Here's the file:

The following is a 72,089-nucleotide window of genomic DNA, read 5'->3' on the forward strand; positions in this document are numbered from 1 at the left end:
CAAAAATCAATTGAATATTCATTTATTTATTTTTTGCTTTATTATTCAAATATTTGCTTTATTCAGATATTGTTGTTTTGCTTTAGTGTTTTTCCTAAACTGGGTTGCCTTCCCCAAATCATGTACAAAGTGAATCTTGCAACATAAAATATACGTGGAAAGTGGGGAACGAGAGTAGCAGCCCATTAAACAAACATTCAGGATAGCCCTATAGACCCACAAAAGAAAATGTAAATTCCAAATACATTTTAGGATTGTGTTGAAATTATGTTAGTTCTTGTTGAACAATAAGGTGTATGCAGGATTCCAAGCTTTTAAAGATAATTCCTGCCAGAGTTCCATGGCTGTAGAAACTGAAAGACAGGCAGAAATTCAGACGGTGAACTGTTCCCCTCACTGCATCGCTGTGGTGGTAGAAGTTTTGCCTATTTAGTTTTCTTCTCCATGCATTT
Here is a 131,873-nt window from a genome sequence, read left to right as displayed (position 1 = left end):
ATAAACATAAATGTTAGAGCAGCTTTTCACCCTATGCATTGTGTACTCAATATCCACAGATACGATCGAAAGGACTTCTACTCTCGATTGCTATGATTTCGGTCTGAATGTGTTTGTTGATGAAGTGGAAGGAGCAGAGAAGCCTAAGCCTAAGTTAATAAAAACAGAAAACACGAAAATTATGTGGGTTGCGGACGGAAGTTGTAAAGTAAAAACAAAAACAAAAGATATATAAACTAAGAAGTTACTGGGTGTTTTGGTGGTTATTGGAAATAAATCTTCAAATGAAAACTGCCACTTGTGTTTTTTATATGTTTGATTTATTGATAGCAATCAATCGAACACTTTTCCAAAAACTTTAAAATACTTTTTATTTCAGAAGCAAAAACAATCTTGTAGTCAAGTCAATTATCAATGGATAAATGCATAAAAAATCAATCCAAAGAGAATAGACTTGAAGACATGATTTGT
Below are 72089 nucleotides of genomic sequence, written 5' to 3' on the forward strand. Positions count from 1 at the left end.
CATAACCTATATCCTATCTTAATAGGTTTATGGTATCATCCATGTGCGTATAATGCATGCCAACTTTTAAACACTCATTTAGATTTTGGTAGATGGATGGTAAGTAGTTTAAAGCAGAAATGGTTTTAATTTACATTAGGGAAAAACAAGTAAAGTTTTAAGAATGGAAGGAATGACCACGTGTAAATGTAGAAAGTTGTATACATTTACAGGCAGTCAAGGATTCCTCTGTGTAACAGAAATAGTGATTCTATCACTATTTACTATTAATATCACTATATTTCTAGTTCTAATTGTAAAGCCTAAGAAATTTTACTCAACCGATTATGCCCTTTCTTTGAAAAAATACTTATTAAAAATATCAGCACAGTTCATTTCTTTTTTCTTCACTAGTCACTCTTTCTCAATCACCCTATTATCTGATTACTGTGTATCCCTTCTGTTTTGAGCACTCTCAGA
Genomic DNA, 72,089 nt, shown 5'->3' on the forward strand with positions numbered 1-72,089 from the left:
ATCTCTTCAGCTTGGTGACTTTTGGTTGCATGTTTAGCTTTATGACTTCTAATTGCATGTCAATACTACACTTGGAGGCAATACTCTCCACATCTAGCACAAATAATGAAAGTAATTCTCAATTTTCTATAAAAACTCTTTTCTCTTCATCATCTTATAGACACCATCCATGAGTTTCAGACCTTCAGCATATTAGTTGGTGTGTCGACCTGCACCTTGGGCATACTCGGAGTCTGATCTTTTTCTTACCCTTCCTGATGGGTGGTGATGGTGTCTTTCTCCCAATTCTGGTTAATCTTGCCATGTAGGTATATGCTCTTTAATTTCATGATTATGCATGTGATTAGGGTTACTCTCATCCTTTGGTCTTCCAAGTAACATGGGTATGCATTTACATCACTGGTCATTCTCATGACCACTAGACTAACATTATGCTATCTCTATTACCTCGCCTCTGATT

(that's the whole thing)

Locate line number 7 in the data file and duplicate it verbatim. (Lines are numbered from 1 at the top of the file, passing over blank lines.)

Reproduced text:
Genomic DNA, 72,089 nt, shown 5'->3' on the forward strand with positions numbered 1-72,089 from the left: